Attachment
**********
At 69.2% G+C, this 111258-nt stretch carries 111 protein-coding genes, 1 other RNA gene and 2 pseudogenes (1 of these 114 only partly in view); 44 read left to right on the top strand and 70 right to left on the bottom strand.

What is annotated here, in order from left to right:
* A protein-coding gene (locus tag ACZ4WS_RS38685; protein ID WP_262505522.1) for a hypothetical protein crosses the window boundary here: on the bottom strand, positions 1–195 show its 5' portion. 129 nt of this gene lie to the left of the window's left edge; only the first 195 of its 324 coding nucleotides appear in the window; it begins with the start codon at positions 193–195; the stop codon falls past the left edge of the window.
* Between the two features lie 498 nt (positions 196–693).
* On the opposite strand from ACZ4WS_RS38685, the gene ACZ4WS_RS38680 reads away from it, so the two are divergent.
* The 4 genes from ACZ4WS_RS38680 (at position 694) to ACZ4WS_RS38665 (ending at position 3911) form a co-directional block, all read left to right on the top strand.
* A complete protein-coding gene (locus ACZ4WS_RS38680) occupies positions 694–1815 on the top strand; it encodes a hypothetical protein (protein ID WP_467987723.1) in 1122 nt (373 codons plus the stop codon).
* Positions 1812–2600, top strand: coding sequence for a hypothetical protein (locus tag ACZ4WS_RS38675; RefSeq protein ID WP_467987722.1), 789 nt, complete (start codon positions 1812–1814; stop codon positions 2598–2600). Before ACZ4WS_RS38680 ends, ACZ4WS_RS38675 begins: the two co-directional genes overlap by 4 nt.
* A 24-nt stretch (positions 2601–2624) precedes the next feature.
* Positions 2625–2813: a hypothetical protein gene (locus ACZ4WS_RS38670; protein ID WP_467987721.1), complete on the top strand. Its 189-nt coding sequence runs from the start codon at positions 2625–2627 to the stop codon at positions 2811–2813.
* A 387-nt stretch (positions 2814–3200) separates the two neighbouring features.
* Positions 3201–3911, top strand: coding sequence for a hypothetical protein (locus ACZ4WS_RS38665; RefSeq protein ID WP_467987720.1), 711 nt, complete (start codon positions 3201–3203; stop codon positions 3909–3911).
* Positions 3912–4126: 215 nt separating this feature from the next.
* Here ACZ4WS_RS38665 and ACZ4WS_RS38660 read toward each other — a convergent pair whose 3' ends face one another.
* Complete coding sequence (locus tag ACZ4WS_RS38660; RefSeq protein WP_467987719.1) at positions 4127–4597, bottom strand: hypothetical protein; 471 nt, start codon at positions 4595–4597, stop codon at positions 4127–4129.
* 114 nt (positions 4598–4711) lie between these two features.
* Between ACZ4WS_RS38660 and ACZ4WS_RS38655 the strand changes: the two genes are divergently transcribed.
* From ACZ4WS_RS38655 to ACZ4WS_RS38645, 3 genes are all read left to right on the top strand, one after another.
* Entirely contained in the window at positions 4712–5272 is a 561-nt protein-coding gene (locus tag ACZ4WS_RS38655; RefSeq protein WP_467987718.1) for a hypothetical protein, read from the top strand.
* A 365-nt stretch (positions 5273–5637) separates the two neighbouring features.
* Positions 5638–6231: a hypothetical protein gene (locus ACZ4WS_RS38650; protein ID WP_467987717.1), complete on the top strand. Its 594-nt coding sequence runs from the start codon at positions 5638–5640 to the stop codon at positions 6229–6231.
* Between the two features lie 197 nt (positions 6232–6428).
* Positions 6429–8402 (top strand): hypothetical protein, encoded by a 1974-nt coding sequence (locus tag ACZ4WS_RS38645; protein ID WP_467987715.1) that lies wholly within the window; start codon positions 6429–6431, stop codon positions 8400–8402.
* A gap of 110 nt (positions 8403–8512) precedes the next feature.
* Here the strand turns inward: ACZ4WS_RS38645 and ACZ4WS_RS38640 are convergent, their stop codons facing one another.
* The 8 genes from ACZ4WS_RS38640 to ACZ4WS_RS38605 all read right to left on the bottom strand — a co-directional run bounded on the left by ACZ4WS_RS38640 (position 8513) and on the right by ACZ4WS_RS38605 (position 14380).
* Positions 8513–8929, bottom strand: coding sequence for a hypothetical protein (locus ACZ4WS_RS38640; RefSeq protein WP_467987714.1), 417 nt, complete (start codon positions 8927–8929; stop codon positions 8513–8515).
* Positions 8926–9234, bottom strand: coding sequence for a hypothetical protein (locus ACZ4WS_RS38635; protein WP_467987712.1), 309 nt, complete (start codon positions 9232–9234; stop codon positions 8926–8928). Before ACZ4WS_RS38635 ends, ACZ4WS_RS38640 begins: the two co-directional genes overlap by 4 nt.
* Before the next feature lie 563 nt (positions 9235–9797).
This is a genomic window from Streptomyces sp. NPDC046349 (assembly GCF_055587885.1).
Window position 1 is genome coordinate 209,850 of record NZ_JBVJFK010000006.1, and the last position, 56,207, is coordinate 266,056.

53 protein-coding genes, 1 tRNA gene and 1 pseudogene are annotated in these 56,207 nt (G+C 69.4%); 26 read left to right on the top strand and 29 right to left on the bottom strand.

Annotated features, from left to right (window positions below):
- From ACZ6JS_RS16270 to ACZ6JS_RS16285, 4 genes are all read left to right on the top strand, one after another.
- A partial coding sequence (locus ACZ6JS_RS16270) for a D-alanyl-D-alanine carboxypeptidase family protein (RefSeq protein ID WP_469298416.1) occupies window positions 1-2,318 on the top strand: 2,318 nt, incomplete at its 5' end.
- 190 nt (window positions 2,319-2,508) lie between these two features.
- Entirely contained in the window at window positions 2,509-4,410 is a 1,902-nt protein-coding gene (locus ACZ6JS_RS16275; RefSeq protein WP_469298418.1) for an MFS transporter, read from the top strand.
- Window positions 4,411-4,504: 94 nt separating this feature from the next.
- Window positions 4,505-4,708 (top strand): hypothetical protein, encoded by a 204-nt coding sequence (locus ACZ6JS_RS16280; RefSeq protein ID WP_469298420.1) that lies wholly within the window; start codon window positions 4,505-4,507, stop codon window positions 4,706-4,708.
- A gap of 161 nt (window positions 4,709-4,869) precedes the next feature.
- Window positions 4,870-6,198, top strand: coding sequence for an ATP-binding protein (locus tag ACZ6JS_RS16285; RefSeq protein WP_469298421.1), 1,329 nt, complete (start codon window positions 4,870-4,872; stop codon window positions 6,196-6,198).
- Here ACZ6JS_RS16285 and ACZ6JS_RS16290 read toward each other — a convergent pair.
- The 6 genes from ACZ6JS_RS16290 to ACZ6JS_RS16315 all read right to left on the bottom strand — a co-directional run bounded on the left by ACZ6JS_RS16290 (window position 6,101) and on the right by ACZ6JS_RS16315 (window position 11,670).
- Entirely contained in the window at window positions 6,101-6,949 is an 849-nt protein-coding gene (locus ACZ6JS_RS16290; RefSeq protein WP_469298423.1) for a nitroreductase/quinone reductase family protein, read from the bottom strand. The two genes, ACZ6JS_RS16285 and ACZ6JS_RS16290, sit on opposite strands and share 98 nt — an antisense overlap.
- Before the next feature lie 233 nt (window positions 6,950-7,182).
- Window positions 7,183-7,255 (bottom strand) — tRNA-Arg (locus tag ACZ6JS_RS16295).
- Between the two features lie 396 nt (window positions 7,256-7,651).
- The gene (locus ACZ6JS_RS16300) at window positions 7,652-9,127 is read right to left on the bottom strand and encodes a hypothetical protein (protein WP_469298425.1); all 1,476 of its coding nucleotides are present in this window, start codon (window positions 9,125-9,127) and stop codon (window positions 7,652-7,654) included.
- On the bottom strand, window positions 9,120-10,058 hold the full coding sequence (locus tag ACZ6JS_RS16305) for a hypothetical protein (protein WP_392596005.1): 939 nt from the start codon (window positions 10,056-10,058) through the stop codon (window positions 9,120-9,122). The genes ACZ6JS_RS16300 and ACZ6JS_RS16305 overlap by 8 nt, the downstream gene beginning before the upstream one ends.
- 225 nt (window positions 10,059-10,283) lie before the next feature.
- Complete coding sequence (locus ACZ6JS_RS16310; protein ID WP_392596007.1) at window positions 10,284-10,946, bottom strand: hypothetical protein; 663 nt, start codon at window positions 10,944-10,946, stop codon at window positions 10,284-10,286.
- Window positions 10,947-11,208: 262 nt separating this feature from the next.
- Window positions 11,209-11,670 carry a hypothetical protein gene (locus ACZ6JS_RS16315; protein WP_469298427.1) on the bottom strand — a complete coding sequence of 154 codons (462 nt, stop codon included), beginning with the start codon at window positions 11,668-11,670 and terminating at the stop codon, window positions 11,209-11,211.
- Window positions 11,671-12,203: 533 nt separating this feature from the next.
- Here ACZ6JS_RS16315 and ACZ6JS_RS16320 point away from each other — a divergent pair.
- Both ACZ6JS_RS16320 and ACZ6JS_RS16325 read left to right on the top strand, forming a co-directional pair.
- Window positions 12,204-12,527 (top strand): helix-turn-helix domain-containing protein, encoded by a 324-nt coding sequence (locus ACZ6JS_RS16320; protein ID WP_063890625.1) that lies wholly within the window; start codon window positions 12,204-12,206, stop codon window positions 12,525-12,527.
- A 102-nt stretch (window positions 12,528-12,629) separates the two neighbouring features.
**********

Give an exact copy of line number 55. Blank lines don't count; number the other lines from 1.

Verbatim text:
- Here ACZ6JS_RS16315 and ACZ6JS_RS16320 point away from each other — a divergent pair.